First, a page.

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BC scientists produce breast cancer from normal human breast cells using a single cancer gene

A team of scientists at the BC Cancer Agency and the University of British Columbia have made an important advance towards understanding the cellular changes that lead to breast cancer.
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Published in the leading scientific journal, Nature, this exciting study shows that introducing a single gene into cells isolated from normal human breast tissue can cause rapid development of breast cancer. This work is important because it allows researchers, for the first time, to examine in a controlled way the early cellular changes that lead to the development of breast cancer from initially normal human breast cells.   ​

During the earliest stages in the development of cancer, the genetic changes that take place are likely to be permanently retained by all subsequent cancer cells. Knowing how these change cell behaviour could provide new indicators that a cancer is arising. They could also be ideal targets for cancer therapy, since they are likely to be present in all of the cells in a full-blown cancer. 

Although most naturally-arising tumours in people initially develop from a single cell, by the time a detectable tumour has formed, it usually already contains a mixture of cells that have different features. These cells may respond differently to current therapies. Scientists have therefore been interested in trying to develop new ways to determine how these different features are acquired. 

In this study, researchers at the BC Cancer Agency’s Terry Fox laboratory combined their expertise in isolating different types of normal human breast cells and introducing mutant genes into them together with a novel method called DNA barcoding. Each individual cell was labeled with a different permanent “DNA barcode,” making it possible for the first time to track simultaneously the subsequent growth of many different individually transformed cells.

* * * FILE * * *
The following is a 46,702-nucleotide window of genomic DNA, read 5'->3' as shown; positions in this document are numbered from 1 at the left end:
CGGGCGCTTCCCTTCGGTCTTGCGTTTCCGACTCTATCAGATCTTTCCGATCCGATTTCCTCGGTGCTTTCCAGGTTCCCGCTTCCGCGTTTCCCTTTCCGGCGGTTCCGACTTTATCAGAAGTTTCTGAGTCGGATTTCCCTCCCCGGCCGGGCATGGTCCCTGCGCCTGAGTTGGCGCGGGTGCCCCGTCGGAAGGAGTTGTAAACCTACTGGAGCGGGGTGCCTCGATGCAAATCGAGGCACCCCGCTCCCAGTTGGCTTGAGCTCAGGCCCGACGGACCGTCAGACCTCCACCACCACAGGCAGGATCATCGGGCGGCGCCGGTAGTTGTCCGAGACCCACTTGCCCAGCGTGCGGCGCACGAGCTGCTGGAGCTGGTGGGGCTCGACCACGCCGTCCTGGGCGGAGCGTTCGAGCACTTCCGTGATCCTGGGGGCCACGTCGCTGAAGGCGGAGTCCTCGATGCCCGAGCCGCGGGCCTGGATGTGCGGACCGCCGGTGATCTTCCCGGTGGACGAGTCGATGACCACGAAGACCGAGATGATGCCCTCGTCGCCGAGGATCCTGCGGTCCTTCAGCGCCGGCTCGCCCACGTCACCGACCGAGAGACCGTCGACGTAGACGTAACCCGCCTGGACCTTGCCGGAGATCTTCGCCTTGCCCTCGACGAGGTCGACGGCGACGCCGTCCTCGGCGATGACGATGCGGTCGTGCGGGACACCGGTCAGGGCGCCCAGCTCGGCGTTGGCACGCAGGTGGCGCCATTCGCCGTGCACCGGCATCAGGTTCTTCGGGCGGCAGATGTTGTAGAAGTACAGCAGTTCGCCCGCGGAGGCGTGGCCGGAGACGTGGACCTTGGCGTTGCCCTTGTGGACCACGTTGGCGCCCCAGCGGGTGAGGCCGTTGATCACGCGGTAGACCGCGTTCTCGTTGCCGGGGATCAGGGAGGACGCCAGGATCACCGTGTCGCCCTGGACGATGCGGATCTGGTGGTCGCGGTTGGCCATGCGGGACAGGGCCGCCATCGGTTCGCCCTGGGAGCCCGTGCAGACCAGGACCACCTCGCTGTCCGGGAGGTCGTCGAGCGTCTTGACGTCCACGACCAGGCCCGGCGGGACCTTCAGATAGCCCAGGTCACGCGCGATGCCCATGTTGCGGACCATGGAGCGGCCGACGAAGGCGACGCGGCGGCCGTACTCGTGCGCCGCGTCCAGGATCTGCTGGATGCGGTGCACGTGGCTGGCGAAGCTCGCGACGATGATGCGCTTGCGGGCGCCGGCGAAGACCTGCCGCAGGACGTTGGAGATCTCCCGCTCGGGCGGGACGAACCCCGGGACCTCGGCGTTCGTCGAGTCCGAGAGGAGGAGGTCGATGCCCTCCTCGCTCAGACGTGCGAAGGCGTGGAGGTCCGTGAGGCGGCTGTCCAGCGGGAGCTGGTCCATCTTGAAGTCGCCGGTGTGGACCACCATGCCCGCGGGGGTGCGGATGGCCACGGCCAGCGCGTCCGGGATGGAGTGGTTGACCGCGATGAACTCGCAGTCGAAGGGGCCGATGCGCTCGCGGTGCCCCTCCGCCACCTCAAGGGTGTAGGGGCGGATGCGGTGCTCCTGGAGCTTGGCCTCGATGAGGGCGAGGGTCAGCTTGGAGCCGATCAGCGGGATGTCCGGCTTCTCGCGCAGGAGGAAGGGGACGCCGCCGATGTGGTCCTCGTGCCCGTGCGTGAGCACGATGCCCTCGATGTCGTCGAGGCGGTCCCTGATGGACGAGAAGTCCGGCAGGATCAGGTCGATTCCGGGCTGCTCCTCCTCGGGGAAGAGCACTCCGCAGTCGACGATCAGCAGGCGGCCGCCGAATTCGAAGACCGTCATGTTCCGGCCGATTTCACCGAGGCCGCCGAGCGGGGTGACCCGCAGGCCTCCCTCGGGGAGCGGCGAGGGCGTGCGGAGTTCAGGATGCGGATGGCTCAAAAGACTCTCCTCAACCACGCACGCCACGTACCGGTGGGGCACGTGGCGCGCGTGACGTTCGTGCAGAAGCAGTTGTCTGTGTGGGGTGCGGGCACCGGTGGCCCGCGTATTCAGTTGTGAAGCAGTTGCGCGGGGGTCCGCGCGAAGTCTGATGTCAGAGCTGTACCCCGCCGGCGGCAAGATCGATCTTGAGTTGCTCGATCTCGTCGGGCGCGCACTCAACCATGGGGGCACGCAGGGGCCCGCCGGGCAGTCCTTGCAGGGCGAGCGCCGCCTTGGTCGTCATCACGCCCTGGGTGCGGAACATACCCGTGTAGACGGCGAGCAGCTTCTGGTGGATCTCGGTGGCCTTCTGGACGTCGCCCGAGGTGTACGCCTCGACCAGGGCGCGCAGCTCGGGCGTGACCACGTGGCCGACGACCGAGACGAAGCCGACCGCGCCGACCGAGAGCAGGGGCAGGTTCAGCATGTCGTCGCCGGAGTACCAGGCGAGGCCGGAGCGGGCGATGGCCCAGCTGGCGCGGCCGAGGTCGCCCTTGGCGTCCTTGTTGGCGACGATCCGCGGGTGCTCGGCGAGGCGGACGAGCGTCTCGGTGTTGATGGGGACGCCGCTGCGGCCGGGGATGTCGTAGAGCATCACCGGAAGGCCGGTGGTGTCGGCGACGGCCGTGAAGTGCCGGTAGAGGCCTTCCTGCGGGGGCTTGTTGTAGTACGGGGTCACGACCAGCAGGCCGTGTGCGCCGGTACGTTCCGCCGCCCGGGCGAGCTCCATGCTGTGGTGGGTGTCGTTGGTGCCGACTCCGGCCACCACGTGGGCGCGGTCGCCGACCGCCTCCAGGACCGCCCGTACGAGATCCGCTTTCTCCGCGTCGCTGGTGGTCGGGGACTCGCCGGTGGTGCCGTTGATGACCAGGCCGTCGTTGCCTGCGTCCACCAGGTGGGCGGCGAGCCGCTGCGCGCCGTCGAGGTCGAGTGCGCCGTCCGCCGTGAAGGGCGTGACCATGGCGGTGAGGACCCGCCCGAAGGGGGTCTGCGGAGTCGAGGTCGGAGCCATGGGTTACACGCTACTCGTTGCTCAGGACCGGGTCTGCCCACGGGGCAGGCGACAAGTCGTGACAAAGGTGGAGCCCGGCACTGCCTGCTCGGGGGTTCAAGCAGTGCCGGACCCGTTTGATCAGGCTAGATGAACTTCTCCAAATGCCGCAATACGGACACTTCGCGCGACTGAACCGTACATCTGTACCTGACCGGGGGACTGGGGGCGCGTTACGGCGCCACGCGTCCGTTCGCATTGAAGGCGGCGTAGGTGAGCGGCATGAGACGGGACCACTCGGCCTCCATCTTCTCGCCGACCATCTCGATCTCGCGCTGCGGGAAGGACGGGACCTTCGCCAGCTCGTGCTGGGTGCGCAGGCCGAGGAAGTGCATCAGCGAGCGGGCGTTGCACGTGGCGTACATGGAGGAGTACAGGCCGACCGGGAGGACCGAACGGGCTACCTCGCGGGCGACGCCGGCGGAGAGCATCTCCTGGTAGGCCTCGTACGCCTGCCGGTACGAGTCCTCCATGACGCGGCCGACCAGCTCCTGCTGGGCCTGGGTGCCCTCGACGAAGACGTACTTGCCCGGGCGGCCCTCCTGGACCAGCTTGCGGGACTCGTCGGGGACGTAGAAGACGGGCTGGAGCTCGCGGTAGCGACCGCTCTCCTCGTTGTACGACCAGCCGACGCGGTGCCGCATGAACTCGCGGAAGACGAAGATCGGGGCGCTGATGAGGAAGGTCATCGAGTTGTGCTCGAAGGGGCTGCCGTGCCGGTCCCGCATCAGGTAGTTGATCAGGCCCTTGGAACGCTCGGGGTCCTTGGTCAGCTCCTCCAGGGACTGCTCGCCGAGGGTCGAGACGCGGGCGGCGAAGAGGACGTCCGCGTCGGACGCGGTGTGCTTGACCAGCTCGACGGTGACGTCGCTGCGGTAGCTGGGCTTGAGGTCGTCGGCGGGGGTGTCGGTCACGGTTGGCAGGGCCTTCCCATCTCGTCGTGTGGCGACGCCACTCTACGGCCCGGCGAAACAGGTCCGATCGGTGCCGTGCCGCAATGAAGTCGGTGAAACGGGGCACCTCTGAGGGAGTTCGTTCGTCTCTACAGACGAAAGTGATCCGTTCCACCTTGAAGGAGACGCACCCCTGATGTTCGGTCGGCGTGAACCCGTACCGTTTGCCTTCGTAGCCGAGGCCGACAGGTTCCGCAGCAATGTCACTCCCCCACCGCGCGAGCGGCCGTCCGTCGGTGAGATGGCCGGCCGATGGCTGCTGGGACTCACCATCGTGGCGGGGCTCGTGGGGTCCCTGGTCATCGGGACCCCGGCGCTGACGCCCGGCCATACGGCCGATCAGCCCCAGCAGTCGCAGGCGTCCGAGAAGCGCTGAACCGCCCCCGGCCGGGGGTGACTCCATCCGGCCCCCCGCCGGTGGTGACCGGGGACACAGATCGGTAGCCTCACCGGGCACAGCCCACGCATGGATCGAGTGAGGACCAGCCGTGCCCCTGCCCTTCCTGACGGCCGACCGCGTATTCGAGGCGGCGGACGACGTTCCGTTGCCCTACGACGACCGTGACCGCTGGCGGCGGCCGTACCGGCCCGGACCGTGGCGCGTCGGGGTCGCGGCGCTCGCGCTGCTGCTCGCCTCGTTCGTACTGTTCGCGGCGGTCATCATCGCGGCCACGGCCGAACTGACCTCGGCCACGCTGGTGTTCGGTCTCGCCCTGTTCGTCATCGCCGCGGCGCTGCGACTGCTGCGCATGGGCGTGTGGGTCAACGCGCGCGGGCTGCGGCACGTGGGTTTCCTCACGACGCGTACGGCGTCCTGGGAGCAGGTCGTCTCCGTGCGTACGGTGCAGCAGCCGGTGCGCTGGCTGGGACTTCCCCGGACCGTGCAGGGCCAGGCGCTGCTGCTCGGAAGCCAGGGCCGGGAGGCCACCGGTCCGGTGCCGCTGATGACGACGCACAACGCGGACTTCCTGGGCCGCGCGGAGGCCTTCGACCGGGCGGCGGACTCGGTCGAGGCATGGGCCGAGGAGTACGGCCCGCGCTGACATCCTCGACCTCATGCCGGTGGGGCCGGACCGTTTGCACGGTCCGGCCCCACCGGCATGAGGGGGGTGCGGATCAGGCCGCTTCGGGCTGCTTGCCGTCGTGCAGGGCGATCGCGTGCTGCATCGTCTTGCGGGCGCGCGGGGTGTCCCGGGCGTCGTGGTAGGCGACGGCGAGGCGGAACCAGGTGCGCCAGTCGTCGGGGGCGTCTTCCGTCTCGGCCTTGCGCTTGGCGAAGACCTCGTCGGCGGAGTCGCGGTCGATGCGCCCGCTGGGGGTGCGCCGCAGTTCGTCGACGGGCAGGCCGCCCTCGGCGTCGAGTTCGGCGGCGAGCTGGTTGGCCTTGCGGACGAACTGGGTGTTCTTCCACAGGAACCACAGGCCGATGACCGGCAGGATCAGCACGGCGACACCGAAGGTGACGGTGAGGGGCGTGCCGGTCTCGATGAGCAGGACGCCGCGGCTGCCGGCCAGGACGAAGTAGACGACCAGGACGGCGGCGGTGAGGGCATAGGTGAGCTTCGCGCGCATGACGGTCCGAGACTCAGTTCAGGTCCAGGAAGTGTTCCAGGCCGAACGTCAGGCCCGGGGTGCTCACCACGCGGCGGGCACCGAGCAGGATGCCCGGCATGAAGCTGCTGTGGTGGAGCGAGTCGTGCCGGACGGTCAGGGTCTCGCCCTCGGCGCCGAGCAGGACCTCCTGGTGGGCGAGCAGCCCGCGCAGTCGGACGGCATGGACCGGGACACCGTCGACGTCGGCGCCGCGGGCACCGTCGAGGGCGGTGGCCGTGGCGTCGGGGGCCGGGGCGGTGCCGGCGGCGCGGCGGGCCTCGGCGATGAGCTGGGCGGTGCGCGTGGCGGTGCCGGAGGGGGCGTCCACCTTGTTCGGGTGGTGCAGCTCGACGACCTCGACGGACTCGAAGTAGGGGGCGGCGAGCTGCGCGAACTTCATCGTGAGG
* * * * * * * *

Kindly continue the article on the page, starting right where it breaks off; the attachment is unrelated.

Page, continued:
The cells carrying different mutant genes were then transplanted into special mice that lack an immune system. This animal model was very important as it allowed the researchers to examine the cells even before a breast cancer developed as well as later after tumours became apparent. 

 

To the surprise of the scientists, tumours appeared rapidly and repeatedly even when the cancer was produced from normal breast cells that had taken up a single cancer-causing gene. This disproved a longstanding assumption that the development of human breast cancer requires a long time to accumulate multiple genetic changes. This method was also highly reproducible and tumours consistently began to appear about eight weeks after the cells were transplanted. 

According to Eaves, this very same process can now be widely used to perform experiments that were previously thought to be impossible, allowing scientists to study the earliest cellular changes that cause a normal human breast cell to become malignant. This method may also prove useful for analyzing the initial stages of development of other types of human cancers. 

The potential for this approach to bring about improved cancer treatments is also now being explored since these can now be tested on breast cancer cells at different stages during their formation. 

This research received funding from the Canadian Cancer Society Research Institute, the Canadian Breast Cancer Foundation, the Canadian Breast Cancer Research Alliance and the Canadian Institutes of Health Research. The study is available from Nature here​
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